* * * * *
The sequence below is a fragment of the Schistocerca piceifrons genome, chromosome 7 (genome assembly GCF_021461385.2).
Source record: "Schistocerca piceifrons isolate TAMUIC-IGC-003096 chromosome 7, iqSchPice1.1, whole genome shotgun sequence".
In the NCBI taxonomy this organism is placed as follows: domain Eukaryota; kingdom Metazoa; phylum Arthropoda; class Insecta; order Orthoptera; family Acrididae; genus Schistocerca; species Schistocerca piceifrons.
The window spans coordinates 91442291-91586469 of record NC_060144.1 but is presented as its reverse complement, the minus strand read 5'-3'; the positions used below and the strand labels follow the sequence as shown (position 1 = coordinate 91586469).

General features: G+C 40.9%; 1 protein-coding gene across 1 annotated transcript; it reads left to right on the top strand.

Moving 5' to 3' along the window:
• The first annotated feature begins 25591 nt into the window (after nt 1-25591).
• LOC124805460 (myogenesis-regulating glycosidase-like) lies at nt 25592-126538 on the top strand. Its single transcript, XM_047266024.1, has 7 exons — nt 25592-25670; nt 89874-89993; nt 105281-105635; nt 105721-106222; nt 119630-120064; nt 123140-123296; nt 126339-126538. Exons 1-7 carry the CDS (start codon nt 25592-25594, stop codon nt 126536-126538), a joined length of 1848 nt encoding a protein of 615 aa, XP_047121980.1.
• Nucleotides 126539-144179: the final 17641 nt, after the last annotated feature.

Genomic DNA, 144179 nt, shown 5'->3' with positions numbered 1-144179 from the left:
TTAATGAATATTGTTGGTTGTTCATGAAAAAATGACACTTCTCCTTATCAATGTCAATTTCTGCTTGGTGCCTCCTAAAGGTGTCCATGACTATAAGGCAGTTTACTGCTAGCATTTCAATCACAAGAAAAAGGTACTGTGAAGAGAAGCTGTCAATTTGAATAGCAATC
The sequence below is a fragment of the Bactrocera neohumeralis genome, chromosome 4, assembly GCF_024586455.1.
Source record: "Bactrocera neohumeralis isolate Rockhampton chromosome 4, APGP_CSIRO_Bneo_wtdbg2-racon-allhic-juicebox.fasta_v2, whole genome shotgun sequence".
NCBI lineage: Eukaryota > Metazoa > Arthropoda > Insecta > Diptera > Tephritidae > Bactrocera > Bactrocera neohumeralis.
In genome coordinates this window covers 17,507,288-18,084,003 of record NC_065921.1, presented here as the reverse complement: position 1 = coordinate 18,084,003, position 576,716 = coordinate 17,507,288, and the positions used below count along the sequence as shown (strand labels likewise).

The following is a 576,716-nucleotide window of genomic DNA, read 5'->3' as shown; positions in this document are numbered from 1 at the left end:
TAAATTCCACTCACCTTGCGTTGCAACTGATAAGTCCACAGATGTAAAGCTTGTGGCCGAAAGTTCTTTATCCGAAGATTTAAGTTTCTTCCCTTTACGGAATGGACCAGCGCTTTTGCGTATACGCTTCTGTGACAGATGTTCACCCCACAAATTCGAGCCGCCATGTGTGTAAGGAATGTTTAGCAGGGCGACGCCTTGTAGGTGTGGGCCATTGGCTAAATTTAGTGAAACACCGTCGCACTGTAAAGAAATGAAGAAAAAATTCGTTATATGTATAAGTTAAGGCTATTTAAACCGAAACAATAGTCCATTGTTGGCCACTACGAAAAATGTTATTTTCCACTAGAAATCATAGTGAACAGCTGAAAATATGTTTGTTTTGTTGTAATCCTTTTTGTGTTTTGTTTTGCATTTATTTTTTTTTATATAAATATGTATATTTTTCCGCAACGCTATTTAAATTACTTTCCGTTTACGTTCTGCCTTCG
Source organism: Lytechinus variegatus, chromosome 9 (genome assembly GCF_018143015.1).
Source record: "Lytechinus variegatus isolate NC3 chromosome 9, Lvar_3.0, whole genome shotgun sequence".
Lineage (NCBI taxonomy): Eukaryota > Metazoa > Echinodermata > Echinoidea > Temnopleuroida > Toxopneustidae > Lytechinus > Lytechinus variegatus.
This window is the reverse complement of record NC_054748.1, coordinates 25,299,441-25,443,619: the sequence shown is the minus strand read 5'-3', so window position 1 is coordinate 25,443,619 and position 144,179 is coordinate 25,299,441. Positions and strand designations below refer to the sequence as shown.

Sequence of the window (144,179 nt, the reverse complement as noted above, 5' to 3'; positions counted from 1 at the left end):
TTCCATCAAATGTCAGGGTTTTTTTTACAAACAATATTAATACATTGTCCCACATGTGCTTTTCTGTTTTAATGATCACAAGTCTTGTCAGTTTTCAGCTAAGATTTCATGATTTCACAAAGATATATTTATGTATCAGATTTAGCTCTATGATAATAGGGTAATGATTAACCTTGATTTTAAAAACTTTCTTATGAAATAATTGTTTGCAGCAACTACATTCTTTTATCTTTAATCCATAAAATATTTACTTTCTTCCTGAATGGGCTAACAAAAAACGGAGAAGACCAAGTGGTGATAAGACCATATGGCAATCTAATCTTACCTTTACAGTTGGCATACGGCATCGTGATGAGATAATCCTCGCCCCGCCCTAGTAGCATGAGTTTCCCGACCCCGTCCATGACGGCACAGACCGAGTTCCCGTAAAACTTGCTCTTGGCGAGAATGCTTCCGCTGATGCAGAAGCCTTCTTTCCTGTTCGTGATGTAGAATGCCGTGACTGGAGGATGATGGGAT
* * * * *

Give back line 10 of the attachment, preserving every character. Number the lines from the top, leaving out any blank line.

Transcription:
Genomic DNA, 144179 nt, shown 5'->3' with positions numbered 1-144179 from the left: